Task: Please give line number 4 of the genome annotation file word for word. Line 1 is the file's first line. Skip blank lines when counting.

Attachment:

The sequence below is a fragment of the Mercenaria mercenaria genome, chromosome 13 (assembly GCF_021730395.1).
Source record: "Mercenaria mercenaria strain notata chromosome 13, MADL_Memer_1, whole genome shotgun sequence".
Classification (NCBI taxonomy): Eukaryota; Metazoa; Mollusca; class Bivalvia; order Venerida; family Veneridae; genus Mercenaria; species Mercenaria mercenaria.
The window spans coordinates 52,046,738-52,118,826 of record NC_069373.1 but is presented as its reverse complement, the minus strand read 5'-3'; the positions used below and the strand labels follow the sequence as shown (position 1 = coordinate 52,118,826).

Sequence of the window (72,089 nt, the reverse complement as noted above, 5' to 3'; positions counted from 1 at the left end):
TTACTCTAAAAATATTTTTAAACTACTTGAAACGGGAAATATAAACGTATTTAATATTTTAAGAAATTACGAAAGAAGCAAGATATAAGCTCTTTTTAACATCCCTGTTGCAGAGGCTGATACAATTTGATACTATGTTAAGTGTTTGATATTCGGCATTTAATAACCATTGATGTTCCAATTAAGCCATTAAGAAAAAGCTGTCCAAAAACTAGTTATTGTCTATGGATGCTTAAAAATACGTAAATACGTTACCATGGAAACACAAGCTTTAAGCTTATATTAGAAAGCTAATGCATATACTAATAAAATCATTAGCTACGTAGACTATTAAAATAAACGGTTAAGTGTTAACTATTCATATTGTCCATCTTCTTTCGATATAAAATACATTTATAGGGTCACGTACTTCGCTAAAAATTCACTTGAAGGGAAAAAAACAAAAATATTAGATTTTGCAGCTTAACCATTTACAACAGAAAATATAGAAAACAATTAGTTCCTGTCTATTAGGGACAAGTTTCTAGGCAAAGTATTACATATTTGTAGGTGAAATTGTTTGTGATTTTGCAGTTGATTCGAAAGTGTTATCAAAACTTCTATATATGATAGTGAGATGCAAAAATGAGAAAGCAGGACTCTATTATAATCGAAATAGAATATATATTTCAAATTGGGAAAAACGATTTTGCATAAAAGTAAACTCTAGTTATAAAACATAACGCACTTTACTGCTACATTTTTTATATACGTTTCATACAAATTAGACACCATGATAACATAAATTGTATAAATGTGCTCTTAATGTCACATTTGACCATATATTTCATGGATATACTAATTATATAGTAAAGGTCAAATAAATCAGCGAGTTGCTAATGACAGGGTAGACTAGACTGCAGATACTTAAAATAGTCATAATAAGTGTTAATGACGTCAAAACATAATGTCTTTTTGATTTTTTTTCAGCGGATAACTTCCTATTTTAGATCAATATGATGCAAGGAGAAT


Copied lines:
The window spans coordinates 52,046,738-52,118,826 of record NC_069373.1 but is presented as its reverse complement, the minus strand read 5'-3'; the positions used below and the strand labels follow the sequence as shown (position 1 = coordinate 52,118,826).